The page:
Sometimes it’s necessary to look back in order to move forward.
It’s a slightly forlorn image would you not agree? An elegant, if vaguely unsatisfying looking 1960s Italian GT is parked upon a deserted beachscape. The photo comes courtesy of the estimable Mr. Christopher Butt, he of the influential and painstakingly curated Auto-Didakt. The car? Well, you can read Christopher’s well-chosen words on this carrozzeria unicorn here, should your curiosity get the better of you.
The image serves as something of a visual metaphor – for the demise of the carrozzieri, of course, but also for something more. But first, some background. As our Auto-Didaktic cohort points out, during the post-war period, French and Italian coachbuilders struggled to sustain a business model which had been lost, largely because a sizeable proportion of their customer base had either become dispossessed of their fortunes, or simply hadn’t survived the hostilities at all.
This led businesses such as Chapron in Paris and Pininfarina in Turin to turn their attentions to mass-market carmakers and to a growing upper-middle class who were seeking something modest in scale, but a cut above in execution and style. Citroën would be the primary beneficiary of Chapron’s talents, while the Italian carrozzieri, in addition to the more ennobled special-bodied Lancias and Alfa Romeos, also remodelled more proletarian Fiats.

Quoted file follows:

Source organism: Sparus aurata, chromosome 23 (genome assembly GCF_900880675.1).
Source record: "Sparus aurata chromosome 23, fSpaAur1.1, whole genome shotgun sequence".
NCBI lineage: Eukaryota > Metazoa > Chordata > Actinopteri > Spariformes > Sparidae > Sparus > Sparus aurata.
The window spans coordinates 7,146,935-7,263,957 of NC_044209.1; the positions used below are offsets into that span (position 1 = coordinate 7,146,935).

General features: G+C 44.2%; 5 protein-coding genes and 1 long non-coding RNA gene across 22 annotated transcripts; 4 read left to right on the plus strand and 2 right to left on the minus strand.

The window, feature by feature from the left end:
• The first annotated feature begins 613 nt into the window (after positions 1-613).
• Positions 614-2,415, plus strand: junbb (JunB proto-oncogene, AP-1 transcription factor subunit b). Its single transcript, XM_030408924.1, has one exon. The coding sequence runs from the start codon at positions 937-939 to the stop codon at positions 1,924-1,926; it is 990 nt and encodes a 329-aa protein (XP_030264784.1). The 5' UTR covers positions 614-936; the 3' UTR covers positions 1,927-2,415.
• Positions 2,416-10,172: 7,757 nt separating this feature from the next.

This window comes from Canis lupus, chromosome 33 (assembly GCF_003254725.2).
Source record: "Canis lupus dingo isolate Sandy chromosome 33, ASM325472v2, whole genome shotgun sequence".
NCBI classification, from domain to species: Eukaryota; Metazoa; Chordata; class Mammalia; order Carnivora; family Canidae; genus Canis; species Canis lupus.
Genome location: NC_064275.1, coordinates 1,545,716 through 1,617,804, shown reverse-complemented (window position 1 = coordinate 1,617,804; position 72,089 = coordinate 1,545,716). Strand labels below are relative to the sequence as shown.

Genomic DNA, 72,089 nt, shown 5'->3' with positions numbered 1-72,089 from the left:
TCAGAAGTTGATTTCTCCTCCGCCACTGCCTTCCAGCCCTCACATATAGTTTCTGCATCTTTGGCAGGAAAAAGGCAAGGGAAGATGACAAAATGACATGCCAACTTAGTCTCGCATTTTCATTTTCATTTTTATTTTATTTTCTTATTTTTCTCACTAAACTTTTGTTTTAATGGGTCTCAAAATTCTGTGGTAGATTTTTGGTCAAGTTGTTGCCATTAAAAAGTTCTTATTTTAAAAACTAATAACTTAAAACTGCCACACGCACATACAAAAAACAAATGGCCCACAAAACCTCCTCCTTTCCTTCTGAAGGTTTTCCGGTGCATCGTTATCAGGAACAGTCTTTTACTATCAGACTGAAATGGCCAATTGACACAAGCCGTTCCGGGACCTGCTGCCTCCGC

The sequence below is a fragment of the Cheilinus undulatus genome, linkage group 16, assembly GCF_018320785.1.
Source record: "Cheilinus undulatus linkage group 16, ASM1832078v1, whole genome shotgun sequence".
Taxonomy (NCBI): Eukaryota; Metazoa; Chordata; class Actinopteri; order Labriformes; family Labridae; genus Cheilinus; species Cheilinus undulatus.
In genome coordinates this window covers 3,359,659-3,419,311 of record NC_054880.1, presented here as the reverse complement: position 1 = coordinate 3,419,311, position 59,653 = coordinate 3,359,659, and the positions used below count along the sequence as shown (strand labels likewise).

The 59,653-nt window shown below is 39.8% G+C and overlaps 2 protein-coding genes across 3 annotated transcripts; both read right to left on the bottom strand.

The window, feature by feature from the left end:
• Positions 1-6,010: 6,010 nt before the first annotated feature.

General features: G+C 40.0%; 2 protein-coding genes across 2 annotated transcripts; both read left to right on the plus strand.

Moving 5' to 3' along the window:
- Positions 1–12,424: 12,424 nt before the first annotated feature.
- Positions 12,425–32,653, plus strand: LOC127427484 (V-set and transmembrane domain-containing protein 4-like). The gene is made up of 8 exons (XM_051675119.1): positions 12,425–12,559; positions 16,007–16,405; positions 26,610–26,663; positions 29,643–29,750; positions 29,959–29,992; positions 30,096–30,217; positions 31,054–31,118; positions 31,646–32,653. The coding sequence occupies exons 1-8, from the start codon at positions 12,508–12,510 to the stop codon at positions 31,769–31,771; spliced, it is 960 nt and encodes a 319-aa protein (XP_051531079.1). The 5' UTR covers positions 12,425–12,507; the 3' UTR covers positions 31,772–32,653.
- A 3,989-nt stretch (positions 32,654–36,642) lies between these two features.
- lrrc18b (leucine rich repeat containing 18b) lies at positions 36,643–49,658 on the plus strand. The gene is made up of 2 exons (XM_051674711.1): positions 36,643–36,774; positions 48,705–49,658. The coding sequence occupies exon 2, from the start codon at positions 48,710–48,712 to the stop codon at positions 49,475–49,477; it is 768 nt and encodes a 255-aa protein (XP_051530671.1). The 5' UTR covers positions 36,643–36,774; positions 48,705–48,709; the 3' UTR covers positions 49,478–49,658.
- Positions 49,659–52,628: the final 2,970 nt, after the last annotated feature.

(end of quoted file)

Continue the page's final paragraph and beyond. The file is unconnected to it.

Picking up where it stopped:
But while the larger ateliers would produce special bodies, like that adorning the 1963 Fiat 750 Vignale shown, many of the smaller carrozzieri would produce what tended to be known as ‘Finizione’, essentially be-frilled versions of diffusion-line models with custom paint finishes, additional chrome overlays and more indulgent interior finishes.
With new cars still in short supply, the more well-heeled often chose this course than endure long waits from stablimento Mirafiori. After all, the carrozzieri tended to buy in batches and would often get priority. It proved a more reliable source of business for the coachbuilders than the more lucrative but equally more volatile bespoke bodywork side of the business, while offering those with less to spend something almost unique.
This principle also found vivid expression here in the UK, where noted coachbuilders, Harold Radford carried out their famed conversions on BMC Minis, bringing a more aristocratic bearing and dash of Savile Row tailoring to Sir Alec Issigonis’ determinedly austere ‘Charwoman’s Car’.
The 1960s proved to be not only the heyday of the carrozzieri, but equally perhaps their undoing. Within a few short decades, the business model had once again been lost – this time, it seems, irrevocably. But while the coachbuilders in the immediate post-war era managed to remain in business through diversification, the mainstream carrozzieri latterly became too big (and arguably too set in their ways) to alter course, culminating in most of the storied names going under.